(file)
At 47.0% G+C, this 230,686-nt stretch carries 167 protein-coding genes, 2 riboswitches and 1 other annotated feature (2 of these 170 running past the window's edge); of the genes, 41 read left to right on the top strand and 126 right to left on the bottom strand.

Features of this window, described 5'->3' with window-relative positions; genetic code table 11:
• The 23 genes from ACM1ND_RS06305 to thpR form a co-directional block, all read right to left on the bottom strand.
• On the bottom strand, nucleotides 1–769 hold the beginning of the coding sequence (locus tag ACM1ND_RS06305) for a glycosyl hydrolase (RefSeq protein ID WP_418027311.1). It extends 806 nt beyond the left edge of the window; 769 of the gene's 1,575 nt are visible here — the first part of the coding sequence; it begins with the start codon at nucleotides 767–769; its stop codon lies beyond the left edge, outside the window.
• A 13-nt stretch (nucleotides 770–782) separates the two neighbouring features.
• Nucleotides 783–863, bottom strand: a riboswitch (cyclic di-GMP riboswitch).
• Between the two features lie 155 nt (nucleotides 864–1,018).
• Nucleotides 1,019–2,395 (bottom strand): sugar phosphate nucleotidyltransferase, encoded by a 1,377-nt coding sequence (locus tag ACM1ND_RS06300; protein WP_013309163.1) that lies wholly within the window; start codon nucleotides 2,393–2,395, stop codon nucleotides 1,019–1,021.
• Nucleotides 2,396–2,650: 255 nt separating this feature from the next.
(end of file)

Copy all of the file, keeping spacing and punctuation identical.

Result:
At 47.0% G+C, this 230,686-nt stretch carries 167 protein-coding genes, 2 riboswitches and 1 other annotated feature (2 of these 170 running past the window's edge); of the genes, 41 read left to right on the top strand and 126 right to left on the bottom strand.

Features of this window, described 5'->3' with window-relative positions; genetic code table 11:
• The 23 genes from ACM1ND_RS06305 to thpR form a co-directional block, all read right to left on the bottom strand.
• On the bottom strand, nucleotides 1–769 hold the beginning of the coding sequence (locus tag ACM1ND_RS06305) for a glycosyl hydrolase (RefSeq protein ID WP_418027311.1). It extends 806 nt beyond the left edge of the window; 769 of the gene's 1,575 nt are visible here — the first part of the coding sequence; it begins with the start codon at nucleotides 767–769; its stop codon lies beyond the left edge, outside the window.
• A 13-nt stretch (nucleotides 770–782) separates the two neighbouring features.
• Nucleotides 783–863, bottom strand: a riboswitch (cyclic di-GMP riboswitch).
• Between the two features lie 155 nt (nucleotides 864–1,018).
• Nucleotides 1,019–2,395 (bottom strand): sugar phosphate nucleotidyltransferase, encoded by a 1,377-nt coding sequence (locus tag ACM1ND_RS06300; protein WP_013309163.1) that lies wholly within the window; start codon nucleotides 2,393–2,395, stop codon nucleotides 1,019–1,021.
• Nucleotides 2,396–2,650: 255 nt separating this feature from the next.